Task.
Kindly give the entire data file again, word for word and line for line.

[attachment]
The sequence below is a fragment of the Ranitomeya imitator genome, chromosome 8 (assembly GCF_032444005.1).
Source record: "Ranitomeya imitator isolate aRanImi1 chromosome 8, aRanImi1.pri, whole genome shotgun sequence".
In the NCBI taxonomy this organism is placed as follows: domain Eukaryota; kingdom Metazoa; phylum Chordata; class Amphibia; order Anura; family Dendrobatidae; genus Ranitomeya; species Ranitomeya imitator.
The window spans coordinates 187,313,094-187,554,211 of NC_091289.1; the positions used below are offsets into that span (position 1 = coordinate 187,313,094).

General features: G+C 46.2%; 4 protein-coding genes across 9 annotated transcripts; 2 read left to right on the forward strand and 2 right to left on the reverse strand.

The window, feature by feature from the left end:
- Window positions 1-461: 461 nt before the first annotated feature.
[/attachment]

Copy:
The sequence below is a fragment of the Ranitomeya imitator genome, chromosome 8 (assembly GCF_032444005.1).
Source record: "Ranitomeya imitator isolate aRanImi1 chromosome 8, aRanImi1.pri, whole genome shotgun sequence".
In the NCBI taxonomy this organism is placed as follows: domain Eukaryota; kingdom Metazoa; phylum Chordata; class Amphibia; order Anura; family Dendrobatidae; genus Ranitomeya; species Ranitomeya imitator.
The window spans coordinates 187,313,094-187,554,211 of NC_091289.1; the positions used below are offsets into that span (position 1 = coordinate 187,313,094).

General features: G+C 46.2%; 4 protein-coding genes across 9 annotated transcripts; 2 read left to right on the forward strand and 2 right to left on the reverse strand.

The window, feature by feature from the left end:
- Window positions 1-461: 461 nt before the first annotated feature.